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The Shambhala Practice of Dathun: A Month of Meditation

Introducing a new book about Dathun edited by Acharya David Schneider and Emily Hillburn Sell.

The heart of dathun is constant meditation. The heart of that, in turn, lies in making a friendly relationship with one’s body, speech, and mind, and in bringing these steadily into synchronization. Participants in a dathun sit together in meditation — with breaks — from early morning until evening, for a month. Strictly speaking, they don’t have much to do, especially by comparison with their daily lives in the workaday world.

Still, the schedule is full: periods of sitting and walking meditation alternate; meals are served and eaten formally, with ritual derived from Japanese Zen monasteries; an afternoon work period and/or kitchen stints keep the whole retreat running smoothly; regular study periods, lectures, discussion groups, and individual interviews provide intellectual and emotional support. Seen from outside, dathun appears to be a life of pacific retreat from the world. On the inside, participants feel vigorously engaged in spiritual exercise.

This takes various forms, but in dathun it means predominantly the seated practice of shamatha–vipashyana, “peaceful abiding insight.” Ancient techniques for achieving this are simple, but not necessarily easy. Dathuns are also long. A month seems like a long time to devote to a retreat from which one emerges seemingly empty-handed: no new manuscript, no new canvas, no new album, theater piece, or screenplay is produced. One of the great teachers to the Shambhala community — Khenpo Tsultrim Gyamtso Rinpoche — said, “Insight is quick. Realization is slow.” In this hyper-accelerated internet age, insights from Buddhism’s highest teachings — everything from Ati to Zen — fly back and forth in chat-rooms, on websites, in blogs and emails. But the work of changing one’s life, bringing it into accord with the insights so glibly batted back and forth — actually realizing them — remains slow. It progresses with a human pace grounded in breath, footstep, and hand-work, in the daily rhythms of morning, noon, and night, in the waxing and waning moon, in the seasonal, elemental shifts of spring, summer, autumn, and winter. Quick fixes and shortcuts do not help here. To do this work takes time. Dathun gives the sincere seeker time.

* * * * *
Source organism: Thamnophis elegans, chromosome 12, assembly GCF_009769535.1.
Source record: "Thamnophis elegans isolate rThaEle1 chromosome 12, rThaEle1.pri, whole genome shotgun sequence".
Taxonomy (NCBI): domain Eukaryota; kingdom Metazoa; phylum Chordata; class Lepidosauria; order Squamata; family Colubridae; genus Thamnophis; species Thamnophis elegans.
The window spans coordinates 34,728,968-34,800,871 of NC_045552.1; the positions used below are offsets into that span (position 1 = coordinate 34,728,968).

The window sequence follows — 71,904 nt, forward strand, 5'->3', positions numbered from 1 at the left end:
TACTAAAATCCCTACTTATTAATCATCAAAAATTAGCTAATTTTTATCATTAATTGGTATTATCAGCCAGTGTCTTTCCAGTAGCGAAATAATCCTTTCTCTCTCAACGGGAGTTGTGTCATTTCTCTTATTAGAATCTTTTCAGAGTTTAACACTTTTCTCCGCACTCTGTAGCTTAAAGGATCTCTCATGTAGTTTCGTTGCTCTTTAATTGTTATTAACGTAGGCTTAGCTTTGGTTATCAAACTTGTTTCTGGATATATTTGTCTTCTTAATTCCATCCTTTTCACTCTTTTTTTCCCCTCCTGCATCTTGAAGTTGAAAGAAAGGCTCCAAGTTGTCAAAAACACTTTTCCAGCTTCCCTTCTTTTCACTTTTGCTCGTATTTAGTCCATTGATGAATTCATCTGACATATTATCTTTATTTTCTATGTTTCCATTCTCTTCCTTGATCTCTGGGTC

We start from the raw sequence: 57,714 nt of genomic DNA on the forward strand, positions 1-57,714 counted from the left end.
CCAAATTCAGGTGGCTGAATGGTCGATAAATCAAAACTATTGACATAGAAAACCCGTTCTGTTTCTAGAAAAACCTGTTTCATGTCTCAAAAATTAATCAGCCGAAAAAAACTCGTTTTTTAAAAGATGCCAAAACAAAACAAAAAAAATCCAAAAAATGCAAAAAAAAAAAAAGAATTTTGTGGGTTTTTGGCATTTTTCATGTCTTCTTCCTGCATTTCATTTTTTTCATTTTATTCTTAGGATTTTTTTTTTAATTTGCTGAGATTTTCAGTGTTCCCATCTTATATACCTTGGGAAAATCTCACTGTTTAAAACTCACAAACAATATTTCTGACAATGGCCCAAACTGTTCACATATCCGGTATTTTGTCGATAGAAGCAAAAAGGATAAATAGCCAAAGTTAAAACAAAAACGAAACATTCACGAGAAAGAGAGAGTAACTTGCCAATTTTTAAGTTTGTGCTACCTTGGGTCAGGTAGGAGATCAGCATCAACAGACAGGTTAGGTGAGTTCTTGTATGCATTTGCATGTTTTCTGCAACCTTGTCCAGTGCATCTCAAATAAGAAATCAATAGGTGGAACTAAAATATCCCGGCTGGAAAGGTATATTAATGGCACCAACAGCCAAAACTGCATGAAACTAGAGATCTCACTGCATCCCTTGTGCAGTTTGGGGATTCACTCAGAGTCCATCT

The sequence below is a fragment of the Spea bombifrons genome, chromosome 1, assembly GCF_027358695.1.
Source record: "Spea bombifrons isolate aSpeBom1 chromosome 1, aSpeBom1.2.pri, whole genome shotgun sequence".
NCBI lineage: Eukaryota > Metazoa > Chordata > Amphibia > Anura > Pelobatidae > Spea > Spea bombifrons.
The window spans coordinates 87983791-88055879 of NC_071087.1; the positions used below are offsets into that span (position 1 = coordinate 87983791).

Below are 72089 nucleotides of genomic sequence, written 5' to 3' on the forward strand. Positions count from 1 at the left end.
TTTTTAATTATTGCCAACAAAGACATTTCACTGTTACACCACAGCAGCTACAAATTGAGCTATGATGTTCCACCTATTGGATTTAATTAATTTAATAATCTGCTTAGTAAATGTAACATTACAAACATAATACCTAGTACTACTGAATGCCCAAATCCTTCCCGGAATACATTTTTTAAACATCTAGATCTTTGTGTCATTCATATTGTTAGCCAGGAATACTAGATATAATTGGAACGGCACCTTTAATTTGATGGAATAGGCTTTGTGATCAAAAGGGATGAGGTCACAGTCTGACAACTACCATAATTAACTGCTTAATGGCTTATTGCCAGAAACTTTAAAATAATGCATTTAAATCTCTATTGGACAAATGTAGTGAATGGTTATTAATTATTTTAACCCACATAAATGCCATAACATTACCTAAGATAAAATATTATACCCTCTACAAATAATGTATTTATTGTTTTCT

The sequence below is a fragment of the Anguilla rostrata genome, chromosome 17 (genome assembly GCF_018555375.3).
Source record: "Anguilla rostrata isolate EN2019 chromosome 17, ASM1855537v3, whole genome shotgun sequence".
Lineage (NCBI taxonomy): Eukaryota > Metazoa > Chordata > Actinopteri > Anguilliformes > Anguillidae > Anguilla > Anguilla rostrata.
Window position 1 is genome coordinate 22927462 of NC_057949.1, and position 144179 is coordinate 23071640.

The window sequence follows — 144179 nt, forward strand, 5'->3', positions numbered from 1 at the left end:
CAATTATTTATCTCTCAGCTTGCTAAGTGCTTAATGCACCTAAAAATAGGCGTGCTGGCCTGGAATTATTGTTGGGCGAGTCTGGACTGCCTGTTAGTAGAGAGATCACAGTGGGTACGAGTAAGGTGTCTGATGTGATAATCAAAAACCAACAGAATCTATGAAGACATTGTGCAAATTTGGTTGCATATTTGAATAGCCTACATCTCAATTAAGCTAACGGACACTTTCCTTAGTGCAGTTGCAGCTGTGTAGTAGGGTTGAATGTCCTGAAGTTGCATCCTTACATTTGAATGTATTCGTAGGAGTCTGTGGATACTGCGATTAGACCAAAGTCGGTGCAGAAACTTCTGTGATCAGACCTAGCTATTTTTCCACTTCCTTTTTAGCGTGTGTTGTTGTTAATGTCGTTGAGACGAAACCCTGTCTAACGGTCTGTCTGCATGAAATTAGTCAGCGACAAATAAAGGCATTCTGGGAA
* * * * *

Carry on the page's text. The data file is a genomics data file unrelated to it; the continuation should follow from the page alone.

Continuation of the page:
This book arose from the need to describe the view and practice of dathun for those thinking of going to such a program, as well as for practitioners already in one. This month-long group retreat is both unique to Shambhala, and characteristic of it. Ten to twelve dathuns take place each year, with attendance ranging from twenty-five to sixty participants. That’s a lot of people doing a lot of hours of meditation. The idea came to Shambhala’s President Richard Reoch that a collection of teachings from and about dathun — a short book on the essential elements of dathun — would be useful to the community. He had this idea of course in the middle of a dathun.

That dathün was being led by Sakyong Mipham Rinpoche, at Shambhala Mountain Center, in winter 2005–06. The Sakyong led another dathun there the following winter. Talks drawn from his teachings at these programs form one core of the book. The other core is teachings from Chogyam Trungpa Rinpoche, who introduced dathun to the West. Around these two central poles range several other contributions: from Venerable Thrangu Rinpoche; from Acharyas Ani Pema Chodron, Jeremy Hayward, and Loppon Lodro Dorje; and from Mrs. Alice Haspray, coordinator and cook for the very first public dathun.

For more information and to order your copy online, please visit Shambhala Media.

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2 responses to “ The Shambhala Practice of Dathun: A Month of Meditation ”
  1. David Schneider
    May 7, 2012
    Reply

    A small, but important correction:

    Together with Emily Hillburn Sell, I was an editor of the material in this book – not the author.
    Apart from the introduction, and a few explanatory notes, the talks and essays in this (wonderful!) book are all by others.

  2. His Majesty’s talks from the 2005 winter Dathun are spectacular, and I can’t wait to read the entire book. Thank you, Acharya!


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